208 of 217 people found the following review helpful By Megan L. Mccall on April 19, 2009
Format: Paperback Verified Purchase
I picked up this book knowing that it was going to tell me to stick to a writing schedule. I thought, "Well, I'll just ignore that part and pick out the stuff I like." I really did not want to hear that in order to be productive, I would have to schedule several hours a week in order to write. I am a busy person; where on earth will I "find the time"? Long weekends and school breaks are when the writing will get done. Well, P. J. Silvia shattered that illusion into a million pieces... He made it clear that I will never complete my papers if I keep waiting for the perfect moment, because during those perfect moments I will find something else that needs to be done (e.g. catch up on sleep, call my mother, wash the laundry, etc.). Unfortunately, it is my job to write. Problem, no?

But you see, I DETEST writing. I become paralyzed by anxiety, and I dread the exhaustion that inevitably follows a bout with my computer. So, I avoid it. But Dr Silvia argues that if I wrote at a specific time, on specific days, every week--and gave myself small goals for that session (e.g. write 200 words)--there would be no anxiety. Afterall, who can't write 200 words in an hour or two? Moreover, that small task won't drain me of energy. Research would not become enjoyable, but it would lose its status as cruel and unusual punishment. It would simply become an unpleasant part of my work, comparable to having to attend boring committee meetings.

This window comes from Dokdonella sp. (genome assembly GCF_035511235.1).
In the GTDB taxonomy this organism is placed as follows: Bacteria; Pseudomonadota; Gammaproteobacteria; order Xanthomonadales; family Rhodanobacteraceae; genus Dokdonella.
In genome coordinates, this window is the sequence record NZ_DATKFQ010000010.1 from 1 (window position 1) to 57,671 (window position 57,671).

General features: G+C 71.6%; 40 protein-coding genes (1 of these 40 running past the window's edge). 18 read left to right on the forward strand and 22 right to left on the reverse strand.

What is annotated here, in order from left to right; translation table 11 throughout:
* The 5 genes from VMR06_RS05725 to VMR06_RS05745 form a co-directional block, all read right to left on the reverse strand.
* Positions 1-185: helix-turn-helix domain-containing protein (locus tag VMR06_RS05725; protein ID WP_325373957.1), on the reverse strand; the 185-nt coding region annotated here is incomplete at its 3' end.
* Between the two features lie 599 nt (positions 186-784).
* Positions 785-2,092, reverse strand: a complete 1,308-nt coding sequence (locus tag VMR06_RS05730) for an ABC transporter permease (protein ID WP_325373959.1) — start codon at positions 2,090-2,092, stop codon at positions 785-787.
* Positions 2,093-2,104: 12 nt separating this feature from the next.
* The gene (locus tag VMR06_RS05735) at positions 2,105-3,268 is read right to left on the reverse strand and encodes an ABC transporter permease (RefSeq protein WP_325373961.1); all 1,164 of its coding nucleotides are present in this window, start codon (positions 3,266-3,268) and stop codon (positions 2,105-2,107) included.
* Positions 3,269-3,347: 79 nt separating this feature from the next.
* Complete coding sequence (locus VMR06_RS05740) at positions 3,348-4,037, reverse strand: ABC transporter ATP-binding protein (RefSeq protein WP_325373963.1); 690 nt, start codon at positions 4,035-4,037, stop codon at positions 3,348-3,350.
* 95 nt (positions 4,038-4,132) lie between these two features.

I picked up this book intending to ignore the nasty scheduling piece, and I left converted. This book shatters any illusions you may have about binge writing being the "technique" that works for you. So, if you don't want to schedule writing time, maybe you should ask yourself why--and then read this book.
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96 of 101 people found the following review helpful By D. Horan on December 16, 2007
Format: Paperback
This little volume carries a lot of punch; don't be confused by it's small stature. While Silvia outlines his method right from the start - Schedule Time to Write - his development of the things one needs to consider in order to be productive is wonderfully insightful.

Perhaps the most useful chapter is the second in which he lists a number of "Specious Barriers to Writing a Lot," i.e. poor excuses. It may be his background in psychology, or just his keen observational and analytical skills, but he is right on target in identifying those excuses we use time and again to prevent productive writing. His combating of these barriers is both humorous and motivating.

The only downside, and it is minor, is that he writes as if to an audience comprised solely of psychologists. Granted, he is one and the book is published by the APA, but the psychological examples can become a bit grating. That said, his book still speaks to a wide readership that can glean wonderful tips from his book. (My field is in the humanities and I found the book to be top notch!) I highly recommend this book to anyone who is a writer - especially the academics out there!
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43 of 46 people found the following review helpful By Jared Ladbury on May 10, 2007
Format: Paperback
All of my grad student friends went to a talk by Dr. Silvia during a recent conference. I decided to go to a different talk on some boring topic I don't remember anymore. Everyone came back raving about what a good talk it was and how helpful the advice seemed. So I decided to buy this book because I didn't want to be left out of the conversation.